Semper Fidelis - Semper Discentes

Demoiselles

In Odonata on April 2, 2013 at 2:40 pm

One of the many hobbies that my wife finds stupid involves studying, identifying, and capturing “odonates”–dragonflies and damselflies.  In a nutshell, dragonflies tend to be somewhat larger, fly quickly and strongly, and they hold their wings horizontally when perching.  Damselflies, supposedly named for their petite bodies (beautifully captured by the French word ”demoiselle”), are slender, tend to flutter rather than streak, tend to hold their wings paralll to their bodies when at rest, and are MUCH easier for an almost-sixty-year-old geezer to catch.

That being said, my favorite among all the damselflies is a broad-winged lovely called Calopteryx maculata, the Ebony Jewelwing.  These gorgeous little bugs are found in profusion all over my beloved Ozarks, particularly near swift, clear streams, and often flutter about a shallow-water, grassy/bushy plant that I believe is called “water willow“.  (Thanks to Dennis Bell, my old buddy who teaches botany at the University of Louisiana-Monroe, for the plant identification.)  As a matter of fact, my current stupid project is to try to personally document the presence of these insects in every one of Missouri’s counties, with my progress thus far shown on this map: 

Even a neophyte such as I can catch them, and it’s simple to differentiate the sexes, even from a distance.  The males have solid black wings, and an irridescent body, while the wings of the females are a translucent brown, with a prominent white spot (or “pterostigma”) on the wings.

 
 So…a couple of days ago, I’m sitting on my front porch, swilling a cold, adult beverage and supporting the Missouri brewing industry.  Susan, my eight-year-old daughter (Yes, I am almost sixty!  Yes, I have an eight-year-old daughter!) and her friend Sadey were racing around the yard with nets, wreaking havoc among the butterflies in the yard.  They’d grab one, then bring it over to me for identification.
  

All their hard work was making me tired, so I yelled out, “You guys want to go to Hunter Creek?”  Eight-year-old girls (and sixty-year-old guys) LOVE to go swimming at Hunter Creek, where crystal water spills over bedrock into deep gravelled pools, with a hundred-foot cliff as a backdrop, and LOTS of water willow.
 
Within an hour, we were there.  I piddled around on the bank, catching a few species of Argia damselflies, a delicate little bluish bug, while they splashed about, leaping off an eight-foot rock into the pool, and swarming about with their bug nets.  I, meanwhile, was basking, lizardlike, on a large mid-stream rock, still helping to improve the stock price of Anheuser-Busch.
 
After awhile, the girls came over to rest.  Nearby, the jewelwings were going about their buggy business.  The males are quite territorial, defending small stretches of streambank from rivals.  When an intruder appears, they rush toward each other, ebony wings flashing, and one usually retreats.  The victor then sits on a leaf, preening and flexing, and acting VERY nonchalant about the whole affair.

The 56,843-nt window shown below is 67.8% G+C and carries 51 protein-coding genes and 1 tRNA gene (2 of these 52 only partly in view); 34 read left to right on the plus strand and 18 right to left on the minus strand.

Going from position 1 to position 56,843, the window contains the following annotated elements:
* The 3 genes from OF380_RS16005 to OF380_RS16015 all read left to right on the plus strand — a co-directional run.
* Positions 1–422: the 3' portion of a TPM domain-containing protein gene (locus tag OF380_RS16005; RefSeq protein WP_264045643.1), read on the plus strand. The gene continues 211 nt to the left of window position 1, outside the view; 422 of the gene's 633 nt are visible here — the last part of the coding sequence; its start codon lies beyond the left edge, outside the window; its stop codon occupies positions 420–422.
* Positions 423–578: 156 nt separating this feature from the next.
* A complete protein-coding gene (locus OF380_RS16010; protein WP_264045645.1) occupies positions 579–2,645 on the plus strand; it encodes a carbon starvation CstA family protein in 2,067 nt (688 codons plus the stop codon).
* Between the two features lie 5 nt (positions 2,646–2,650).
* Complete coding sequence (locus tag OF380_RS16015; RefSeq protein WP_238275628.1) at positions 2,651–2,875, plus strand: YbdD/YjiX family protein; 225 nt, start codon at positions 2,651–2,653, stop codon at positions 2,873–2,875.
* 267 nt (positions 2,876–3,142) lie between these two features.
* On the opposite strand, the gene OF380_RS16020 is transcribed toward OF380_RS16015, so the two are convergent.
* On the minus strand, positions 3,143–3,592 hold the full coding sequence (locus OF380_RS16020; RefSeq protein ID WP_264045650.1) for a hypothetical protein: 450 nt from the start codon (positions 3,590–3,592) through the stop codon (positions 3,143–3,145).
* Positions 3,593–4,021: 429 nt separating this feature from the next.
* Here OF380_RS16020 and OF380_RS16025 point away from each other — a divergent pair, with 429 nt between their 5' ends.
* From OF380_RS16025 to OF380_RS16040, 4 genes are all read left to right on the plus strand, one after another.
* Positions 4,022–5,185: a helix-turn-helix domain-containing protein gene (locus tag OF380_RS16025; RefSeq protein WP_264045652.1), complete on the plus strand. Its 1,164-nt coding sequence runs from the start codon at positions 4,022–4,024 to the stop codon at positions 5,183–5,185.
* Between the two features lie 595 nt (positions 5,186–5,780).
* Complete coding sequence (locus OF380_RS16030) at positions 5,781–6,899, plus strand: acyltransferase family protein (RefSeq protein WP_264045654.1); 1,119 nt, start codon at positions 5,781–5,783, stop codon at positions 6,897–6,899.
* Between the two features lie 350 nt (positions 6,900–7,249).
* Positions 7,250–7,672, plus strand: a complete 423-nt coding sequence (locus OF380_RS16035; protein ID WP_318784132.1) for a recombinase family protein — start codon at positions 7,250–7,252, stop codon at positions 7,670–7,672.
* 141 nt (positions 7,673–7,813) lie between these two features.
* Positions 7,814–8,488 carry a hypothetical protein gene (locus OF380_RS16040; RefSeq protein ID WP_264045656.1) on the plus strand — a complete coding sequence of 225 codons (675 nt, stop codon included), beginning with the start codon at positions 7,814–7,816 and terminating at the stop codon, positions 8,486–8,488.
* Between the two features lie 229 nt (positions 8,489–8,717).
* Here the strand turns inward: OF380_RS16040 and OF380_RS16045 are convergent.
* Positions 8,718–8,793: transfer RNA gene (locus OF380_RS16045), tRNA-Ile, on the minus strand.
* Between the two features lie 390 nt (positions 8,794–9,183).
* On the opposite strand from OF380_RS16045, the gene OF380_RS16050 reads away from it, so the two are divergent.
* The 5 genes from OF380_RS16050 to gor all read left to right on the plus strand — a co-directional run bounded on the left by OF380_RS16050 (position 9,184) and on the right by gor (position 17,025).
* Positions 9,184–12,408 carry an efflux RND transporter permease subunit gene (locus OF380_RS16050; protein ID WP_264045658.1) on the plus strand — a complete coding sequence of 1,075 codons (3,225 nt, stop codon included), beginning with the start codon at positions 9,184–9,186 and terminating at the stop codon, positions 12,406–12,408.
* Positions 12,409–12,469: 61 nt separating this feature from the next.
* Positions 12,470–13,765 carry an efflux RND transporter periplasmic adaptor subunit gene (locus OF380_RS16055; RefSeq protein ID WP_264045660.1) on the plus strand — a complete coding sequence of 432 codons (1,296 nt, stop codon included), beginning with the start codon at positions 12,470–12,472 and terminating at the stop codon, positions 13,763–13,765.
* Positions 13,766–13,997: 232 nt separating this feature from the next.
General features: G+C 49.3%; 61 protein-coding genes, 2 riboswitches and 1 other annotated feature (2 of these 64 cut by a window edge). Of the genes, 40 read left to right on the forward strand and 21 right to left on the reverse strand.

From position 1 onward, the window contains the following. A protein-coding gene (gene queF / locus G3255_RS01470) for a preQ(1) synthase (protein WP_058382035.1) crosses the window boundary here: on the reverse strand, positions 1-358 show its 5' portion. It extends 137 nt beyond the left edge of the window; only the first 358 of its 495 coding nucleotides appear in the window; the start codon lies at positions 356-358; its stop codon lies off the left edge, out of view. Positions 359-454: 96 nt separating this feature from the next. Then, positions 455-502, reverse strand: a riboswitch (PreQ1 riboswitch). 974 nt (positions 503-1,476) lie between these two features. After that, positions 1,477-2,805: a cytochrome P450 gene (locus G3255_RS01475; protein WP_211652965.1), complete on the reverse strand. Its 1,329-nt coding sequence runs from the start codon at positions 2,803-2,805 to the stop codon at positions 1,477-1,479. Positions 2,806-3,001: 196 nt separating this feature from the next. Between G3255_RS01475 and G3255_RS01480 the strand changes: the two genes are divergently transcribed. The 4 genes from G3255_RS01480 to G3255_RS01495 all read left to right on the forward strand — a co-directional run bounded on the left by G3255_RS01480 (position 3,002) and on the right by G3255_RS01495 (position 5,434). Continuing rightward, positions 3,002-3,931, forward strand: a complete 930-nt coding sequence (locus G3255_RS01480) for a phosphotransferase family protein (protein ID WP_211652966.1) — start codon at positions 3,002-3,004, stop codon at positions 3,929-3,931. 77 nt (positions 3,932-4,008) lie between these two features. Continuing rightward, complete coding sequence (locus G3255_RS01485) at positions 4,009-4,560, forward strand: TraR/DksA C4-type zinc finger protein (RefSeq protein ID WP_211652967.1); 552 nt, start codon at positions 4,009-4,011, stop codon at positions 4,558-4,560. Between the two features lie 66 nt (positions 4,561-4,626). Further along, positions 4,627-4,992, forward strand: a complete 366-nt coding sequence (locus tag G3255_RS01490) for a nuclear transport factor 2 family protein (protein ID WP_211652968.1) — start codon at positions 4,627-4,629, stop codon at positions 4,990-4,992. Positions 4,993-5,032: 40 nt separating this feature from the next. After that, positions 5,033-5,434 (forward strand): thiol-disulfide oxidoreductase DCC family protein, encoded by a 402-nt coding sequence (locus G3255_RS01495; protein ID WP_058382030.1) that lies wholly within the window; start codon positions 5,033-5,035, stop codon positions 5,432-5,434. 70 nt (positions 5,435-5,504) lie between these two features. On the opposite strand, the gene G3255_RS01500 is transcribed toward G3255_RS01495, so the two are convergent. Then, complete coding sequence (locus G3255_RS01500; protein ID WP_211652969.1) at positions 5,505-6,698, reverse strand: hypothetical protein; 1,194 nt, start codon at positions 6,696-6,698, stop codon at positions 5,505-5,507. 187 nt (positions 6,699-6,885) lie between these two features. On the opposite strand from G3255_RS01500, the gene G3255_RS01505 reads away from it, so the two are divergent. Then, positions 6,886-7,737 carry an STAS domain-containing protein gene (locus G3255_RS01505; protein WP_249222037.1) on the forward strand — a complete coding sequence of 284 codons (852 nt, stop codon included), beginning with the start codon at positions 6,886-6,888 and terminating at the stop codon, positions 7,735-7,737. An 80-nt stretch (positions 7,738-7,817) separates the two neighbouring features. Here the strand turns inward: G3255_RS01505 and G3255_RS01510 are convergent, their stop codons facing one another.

I pointed out one of the males to the girls.  “Watch that guy,” I said.  “His name’s Liam (using the name of one of their third-grade classmates), and he’s just sitting around on the beach, keeping an eye out for girls.”
 
A few feet away, a female alit, pointedly ignoring Liam.  “That’s Sadey,” says I.  “She’s wearing her new bikini, and hoping the boys notice her.”  The girls giggled a bit.  Another female settled down in the general area.  “There’s Susan, in HER bikini.  Watch what happens now.  Each girl damselfly will start to stretch her wings, and stick out her chest, showing off for Liam, hoping he’ll like her better.”
 
When I turned around, Human Susan and Human Sadey were stretching and preening, and trying to show the damselfly girls what to do.  It must have worked, for Liam soon forsook his perch and zipped over to Bug Sadey, and the two disappeared into the underbrush.
 

 
Girl Susan was somewhat devastated.  In a moment, however, another male arrived on the scene.  Girl Sadey was still crowing over her victory over Liam.  “Who’s that new guy on the scene?” I asked.
 
Susan didn’t hesitate.  “It’s Justin Bieber!!, she squealed, resuming her posturing.  Young Mr. Bieber, for those uninformed souls, is a rather androgynous, seventeen-year-old singer, who is adored by eight-year-old girls, who are said to be consumed with “Bieber Fever”.
 
After but a moment, Bug Justin and Bug Susan lit out for the weedy area, as Susan boasted.  “Susan got Justin, and Sadey got stuck with Liam!!!”.
 
At any rate, we had a fine old time.  Two Ozarkian eight-year-olds learned a new bug, and they can tell the boys from the girls.  I really hope, however, that my two demoiselles don’t try out their fluttering and preening the next time THEY go to the beach.
 

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